IEEE Workshop on Applications of Computer Vision (WACV'11)
All-in-focus imaging is a computational photography technique that produces images free of defocus blur by capturing a stack of images focused at different distances and merging them into a single sharp result. Current approaches assume that images have been captured offline, and that a reasonably powerful computer is available to process them. In contrast, we focus on the problem of how to capture such input stacks in an efficient and scene-adaptive fashion. Inspired by passive autofocus techniques, which select a single best plane of focus in the scene, we propose a method to automatically select a minimal set of images, focused at different depths, such that all objects in a given scene are in focus in at least one image. We aim to minimize both the amount of time spent metering the scene and capturing the images, and the total amount of high-resolution data that is captured. The algorithm first analyzes a set of low-resolution sharpness measurements of the scene while continuously varying the focus distance of the lens. From these measurements, we estimate the final lens positions required to capture all objects in the scene in acceptable focus. We demonstrate the use of our technique in a mobile computational photography scenario, where it is essential to minimize image capture time (as the camera is typically handheld) and processing time (as the computation and energy resources are limited).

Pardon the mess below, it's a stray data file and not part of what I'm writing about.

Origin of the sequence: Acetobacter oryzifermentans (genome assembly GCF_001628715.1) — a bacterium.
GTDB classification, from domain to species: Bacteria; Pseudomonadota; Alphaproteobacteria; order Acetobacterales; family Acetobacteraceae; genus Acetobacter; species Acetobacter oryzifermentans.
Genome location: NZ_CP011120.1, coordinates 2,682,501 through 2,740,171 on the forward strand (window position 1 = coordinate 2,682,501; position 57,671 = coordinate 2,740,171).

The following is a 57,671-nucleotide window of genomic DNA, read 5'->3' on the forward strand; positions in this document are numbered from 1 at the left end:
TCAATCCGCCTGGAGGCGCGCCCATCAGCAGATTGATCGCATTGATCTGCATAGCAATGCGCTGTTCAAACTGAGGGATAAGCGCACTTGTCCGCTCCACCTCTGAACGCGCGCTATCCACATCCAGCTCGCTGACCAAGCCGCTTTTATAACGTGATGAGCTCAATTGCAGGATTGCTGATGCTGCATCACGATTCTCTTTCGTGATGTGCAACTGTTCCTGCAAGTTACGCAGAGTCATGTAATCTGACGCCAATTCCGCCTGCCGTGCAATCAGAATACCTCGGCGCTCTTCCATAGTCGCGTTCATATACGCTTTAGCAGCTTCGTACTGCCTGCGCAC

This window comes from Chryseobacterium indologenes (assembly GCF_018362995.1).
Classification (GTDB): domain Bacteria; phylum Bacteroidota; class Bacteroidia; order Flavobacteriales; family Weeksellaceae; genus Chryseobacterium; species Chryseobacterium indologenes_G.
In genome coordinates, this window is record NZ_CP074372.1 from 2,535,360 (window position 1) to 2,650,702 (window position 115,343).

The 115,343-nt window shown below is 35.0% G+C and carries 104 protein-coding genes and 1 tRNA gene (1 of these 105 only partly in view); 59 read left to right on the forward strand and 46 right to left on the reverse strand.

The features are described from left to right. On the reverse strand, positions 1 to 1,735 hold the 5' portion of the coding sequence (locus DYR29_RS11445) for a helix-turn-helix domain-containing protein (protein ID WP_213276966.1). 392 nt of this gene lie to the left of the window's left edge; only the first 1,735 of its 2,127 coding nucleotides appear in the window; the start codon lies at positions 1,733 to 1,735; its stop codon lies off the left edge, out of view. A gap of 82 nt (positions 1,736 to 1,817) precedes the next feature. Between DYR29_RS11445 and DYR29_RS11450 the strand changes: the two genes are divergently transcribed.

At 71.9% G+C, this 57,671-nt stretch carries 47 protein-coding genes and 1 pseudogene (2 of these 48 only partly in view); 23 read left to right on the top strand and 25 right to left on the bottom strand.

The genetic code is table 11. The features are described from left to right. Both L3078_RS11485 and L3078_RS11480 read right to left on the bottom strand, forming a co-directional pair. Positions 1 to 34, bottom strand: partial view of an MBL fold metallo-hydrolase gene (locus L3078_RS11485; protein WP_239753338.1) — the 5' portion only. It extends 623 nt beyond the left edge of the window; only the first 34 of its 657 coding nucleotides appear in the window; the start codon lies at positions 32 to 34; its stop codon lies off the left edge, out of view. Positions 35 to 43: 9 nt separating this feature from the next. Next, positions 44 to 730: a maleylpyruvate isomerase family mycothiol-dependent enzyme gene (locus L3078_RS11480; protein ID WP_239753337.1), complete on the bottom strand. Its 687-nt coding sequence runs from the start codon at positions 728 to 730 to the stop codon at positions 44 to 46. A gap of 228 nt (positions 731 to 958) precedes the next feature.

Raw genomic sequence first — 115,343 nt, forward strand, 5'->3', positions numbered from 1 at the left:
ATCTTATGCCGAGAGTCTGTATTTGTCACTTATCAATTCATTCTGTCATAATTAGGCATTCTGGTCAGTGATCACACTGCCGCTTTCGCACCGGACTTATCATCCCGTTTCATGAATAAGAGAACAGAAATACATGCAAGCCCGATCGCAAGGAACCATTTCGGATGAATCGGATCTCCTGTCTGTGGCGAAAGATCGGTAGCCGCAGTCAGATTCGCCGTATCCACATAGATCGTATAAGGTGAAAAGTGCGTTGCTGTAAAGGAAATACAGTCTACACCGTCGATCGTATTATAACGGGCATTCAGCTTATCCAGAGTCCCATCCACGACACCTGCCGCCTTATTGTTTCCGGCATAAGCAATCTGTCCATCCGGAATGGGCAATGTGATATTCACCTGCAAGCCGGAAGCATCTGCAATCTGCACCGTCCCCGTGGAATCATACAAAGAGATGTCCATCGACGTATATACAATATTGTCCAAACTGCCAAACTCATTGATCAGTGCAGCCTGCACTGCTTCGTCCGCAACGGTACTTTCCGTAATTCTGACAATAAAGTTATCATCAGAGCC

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Daniel Vaquero, Natasha Gelfand, Marius Tico, Kari Pulli, and Matthew Turk. Generalized Autofocus. In IEEE Workshop on Applications of Computer Vision (WACV'11), Kona, Hawaii, January 2011.